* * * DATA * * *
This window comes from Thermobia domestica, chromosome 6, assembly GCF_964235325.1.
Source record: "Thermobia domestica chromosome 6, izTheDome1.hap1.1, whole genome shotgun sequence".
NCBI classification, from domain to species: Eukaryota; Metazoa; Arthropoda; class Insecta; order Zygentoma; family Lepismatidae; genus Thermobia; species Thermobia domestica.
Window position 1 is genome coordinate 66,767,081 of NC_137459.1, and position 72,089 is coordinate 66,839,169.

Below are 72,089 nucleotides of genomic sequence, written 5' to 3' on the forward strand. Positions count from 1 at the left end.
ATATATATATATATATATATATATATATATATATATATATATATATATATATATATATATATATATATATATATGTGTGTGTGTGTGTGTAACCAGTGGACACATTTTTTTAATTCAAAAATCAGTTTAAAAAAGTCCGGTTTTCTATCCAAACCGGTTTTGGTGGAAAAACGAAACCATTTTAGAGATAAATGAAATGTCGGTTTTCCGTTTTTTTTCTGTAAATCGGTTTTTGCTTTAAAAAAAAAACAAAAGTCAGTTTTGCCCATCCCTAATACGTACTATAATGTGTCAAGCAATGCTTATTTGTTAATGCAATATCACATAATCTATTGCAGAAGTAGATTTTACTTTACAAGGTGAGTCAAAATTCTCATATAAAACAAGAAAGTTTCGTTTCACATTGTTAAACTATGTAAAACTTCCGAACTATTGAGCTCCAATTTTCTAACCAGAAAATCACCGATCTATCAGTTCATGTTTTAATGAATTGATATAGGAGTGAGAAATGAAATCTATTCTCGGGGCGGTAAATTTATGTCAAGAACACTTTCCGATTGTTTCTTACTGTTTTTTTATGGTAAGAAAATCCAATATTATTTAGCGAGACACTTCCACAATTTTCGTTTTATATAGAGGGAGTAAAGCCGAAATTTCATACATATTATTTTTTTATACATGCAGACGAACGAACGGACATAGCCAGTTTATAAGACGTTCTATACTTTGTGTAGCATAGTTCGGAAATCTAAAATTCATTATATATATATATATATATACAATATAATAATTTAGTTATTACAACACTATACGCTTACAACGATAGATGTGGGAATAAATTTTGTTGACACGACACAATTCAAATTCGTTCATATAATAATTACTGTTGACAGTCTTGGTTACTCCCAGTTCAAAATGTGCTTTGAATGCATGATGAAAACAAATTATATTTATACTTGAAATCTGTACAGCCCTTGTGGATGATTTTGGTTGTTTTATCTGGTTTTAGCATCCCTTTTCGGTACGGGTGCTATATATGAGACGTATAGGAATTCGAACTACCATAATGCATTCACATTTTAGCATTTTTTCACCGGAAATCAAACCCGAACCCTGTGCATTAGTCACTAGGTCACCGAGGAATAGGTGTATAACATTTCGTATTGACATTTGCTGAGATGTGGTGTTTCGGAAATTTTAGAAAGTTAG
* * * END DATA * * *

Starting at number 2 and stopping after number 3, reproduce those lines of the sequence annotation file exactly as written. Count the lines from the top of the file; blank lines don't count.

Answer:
Source record: "Thermobia domestica chromosome 6, izTheDome1.hap1.1, whole genome shotgun sequence".
NCBI classification, from domain to species: Eukaryota; Metazoa; Arthropoda; class Insecta; order Zygentoma; family Lepismatidae; genus Thermobia; species Thermobia domestica.